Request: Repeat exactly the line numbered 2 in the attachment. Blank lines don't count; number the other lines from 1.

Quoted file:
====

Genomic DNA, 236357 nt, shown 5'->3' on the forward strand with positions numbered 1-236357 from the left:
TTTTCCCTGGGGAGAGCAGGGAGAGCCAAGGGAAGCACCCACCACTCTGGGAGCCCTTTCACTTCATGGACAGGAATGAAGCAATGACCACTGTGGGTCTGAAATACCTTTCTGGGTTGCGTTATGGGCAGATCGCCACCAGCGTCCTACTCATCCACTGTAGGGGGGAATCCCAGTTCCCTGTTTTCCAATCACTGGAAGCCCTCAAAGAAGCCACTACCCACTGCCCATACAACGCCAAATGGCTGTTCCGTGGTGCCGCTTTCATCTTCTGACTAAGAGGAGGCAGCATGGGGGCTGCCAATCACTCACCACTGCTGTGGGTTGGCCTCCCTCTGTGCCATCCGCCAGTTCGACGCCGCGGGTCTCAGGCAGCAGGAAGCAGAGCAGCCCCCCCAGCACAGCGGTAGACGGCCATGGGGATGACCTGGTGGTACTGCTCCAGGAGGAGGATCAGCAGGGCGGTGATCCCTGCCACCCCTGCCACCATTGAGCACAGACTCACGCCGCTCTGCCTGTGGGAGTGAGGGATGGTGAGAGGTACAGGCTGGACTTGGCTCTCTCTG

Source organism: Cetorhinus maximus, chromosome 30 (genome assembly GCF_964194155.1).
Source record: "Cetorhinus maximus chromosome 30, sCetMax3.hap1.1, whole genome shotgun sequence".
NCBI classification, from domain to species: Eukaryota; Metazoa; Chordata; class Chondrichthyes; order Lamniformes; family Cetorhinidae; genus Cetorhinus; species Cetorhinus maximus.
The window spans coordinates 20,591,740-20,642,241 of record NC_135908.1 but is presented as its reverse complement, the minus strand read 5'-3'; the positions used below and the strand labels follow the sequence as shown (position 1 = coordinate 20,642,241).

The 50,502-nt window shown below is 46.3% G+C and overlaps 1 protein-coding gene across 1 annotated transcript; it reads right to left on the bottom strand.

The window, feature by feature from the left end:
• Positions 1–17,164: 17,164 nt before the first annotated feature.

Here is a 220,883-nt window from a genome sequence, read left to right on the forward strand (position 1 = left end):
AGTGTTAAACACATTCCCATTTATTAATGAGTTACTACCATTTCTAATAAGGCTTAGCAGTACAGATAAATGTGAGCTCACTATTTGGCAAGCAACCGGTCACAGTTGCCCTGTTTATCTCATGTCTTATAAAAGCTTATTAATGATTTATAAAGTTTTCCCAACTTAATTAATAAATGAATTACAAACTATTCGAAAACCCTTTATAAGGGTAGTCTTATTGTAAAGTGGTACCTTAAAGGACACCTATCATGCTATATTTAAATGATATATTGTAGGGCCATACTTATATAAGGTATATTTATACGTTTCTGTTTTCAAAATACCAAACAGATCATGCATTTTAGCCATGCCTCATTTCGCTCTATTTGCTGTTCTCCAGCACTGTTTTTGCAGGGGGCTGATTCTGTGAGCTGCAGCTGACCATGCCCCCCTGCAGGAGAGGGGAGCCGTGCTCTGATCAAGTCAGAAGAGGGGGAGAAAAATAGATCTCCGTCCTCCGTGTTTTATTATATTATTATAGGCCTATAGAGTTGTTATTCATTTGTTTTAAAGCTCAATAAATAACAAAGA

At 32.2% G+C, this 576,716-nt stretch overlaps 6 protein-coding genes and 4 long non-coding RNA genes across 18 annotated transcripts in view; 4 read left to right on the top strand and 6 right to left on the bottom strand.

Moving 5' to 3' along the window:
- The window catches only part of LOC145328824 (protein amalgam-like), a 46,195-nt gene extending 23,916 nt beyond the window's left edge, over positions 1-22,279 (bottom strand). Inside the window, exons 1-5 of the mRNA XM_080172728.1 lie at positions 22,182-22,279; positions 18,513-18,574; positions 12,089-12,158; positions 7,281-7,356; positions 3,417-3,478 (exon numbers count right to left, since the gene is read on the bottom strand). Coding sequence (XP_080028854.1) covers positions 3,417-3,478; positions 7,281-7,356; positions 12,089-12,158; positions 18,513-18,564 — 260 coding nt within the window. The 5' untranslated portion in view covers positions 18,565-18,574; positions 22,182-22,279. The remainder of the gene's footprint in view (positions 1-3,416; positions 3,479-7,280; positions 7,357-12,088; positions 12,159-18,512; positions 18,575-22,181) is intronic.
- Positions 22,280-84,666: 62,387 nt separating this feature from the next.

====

TTTTCCCTGGGGAGAGCAGGGAGAGCCAAGGGAAGCACCCACCACTCTGGGAGCCCTTTCACTTCATGGACAGGAATGAAGCAATGACCACTGTGGGTCTGAAATACCTTTCTGGGTTGCGTTATGGGCAGATCGCCACCAGCGTCCTACTCATCCACTGTAGGGGGGAATCCCAGTTCCCTGTTTTCCAATCACTGGAAGCCCTCAAAGAAGCCACTACCCACTGCCCATACAACGCCAAATGGCTGTTCCGTGGTGCCGCTTTCATCTTCTGACTAAGAGGAGGCAGCATGGGGGCTGCCAATCACTCACCACTGCTGTGGGTTGGCCTCCCTCTGTGCCATCCGCCAGTTCGACGCCGCGGGTCTCAGGCAGCAGGAAGCAGAGCAGCCCCCCCAGCACAGCGGTAGACGGCCATGGGGATGACCTGGTGGTACTGCTCCAGGAGGAGGATCAGCAGGGCGGTGATCCCTGCCACCCCTGCCACCATTGAGCACAGACTCACGCCGCTCTGCCTGTGGGAGTGAGGGATGGTGAGAGGTACAGGCTGGACTTGGCTCTCTCTG